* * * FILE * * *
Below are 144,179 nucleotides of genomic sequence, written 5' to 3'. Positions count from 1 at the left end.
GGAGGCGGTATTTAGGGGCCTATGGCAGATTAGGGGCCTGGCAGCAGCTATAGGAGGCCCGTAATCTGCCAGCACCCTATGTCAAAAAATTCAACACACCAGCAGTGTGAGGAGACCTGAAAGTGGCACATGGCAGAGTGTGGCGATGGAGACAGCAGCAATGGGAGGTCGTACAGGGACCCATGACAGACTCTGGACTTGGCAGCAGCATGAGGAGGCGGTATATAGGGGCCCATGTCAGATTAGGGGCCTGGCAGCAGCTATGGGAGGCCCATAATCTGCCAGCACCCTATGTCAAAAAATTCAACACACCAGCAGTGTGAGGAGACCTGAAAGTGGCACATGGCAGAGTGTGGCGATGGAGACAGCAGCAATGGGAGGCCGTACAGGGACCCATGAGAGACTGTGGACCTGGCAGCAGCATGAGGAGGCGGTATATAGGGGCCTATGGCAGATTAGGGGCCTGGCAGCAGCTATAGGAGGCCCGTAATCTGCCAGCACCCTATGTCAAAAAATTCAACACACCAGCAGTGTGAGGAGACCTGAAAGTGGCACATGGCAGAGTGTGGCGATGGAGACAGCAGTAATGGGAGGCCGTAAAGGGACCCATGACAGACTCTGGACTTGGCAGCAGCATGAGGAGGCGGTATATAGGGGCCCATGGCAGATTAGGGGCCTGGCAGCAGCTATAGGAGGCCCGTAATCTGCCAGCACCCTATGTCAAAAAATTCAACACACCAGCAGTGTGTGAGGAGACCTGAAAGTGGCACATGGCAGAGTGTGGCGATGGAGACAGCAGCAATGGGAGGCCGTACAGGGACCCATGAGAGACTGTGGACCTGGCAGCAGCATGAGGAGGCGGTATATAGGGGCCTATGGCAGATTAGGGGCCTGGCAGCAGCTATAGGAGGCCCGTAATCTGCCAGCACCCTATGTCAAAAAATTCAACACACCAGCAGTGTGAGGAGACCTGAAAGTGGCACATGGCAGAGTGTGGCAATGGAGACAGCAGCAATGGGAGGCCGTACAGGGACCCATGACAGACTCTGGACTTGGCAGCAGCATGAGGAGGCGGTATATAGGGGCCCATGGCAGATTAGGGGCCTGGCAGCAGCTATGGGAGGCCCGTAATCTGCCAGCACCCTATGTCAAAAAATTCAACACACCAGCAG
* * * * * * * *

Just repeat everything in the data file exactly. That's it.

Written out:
Below are 144,179 nucleotides of genomic sequence, written 5' to 3'. Positions count from 1 at the left end.
GGAGGCGGTATTTAGGGGCCTATGGCAGATTAGGGGCCTGGCAGCAGCTATAGGAGGCCCGTAATCTGCCAGCACCCTATGTCAAAAAATTCAACACACCAGCAGTGTGAGGAGACCTGAAAGTGGCACATGGCAGAGTGTGGCGATGGAGACAGCAGCAATGGGAGGTCGTACAGGGACCCATGACAGACTCTGGACTTGGCAGCAGCATGAGGAGGCGGTATATAGGGGCCCATGTCAGATTAGGGGCCTGGCAGCAGCTATGGGAGGCCCATAATCTGCCAGCACCCTATGTCAAAAAATTCAACACACCAGCAGTGTGAGGAGACCTGAAAGTGGCACATGGCAGAGTGTGGCGATGGAGACAGCAGCAATGGGAGGCCGTACAGGGACCCATGAGAGACTGTGGACCTGGCAGCAGCATGAGGAGGCGGTATATAGGGGCCTATGGCAGATTAGGGGCCTGGCAGCAGCTATAGGAGGCCCGTAATCTGCCAGCACCCTATGTCAAAAAATTCAACACACCAGCAGTGTGAGGAGACCTGAAAGTGGCACATGGCAGAGTGTGGCGATGGAGACAGCAGTAATGGGAGGCCGTAAAGGGACCCATGACAGACTCTGGACTTGGCAGCAGCATGAGGAGGCGGTATATAGGGGCCCATGGCAGATTAGGGGCCTGGCAGCAGCTATAGGAGGCCCGTAATCTGCCAGCACCCTATGTCAAAAAATTCAACACACCAGCAGTGTGTGAGGAGACCTGAAAGTGGCACATGGCAGAGTGTGGCGATGGAGACAGCAGCAATGGGAGGCCGTACAGGGACCCATGAGAGACTGTGGACCTGGCAGCAGCATGAGGAGGCGGTATATAGGGGCCTATGGCAGATTAGGGGCCTGGCAGCAGCTATAGGAGGCCCGTAATCTGCCAGCACCCTATGTCAAAAAATTCAACACACCAGCAGTGTGAGGAGACCTGAAAGTGGCACATGGCAGAGTGTGGCAATGGAGACAGCAGCAATGGGAGGCCGTACAGGGACCCATGACAGACTCTGGACTTGGCAGCAGCATGAGGAGGCGGTATATAGGGGCCCATGGCAGATTAGGGGCCTGGCAGCAGCTATGGGAGGCCCGTAATCTGCCAGCACCCTATGTCAAAAAATTCAACACACCAGCAG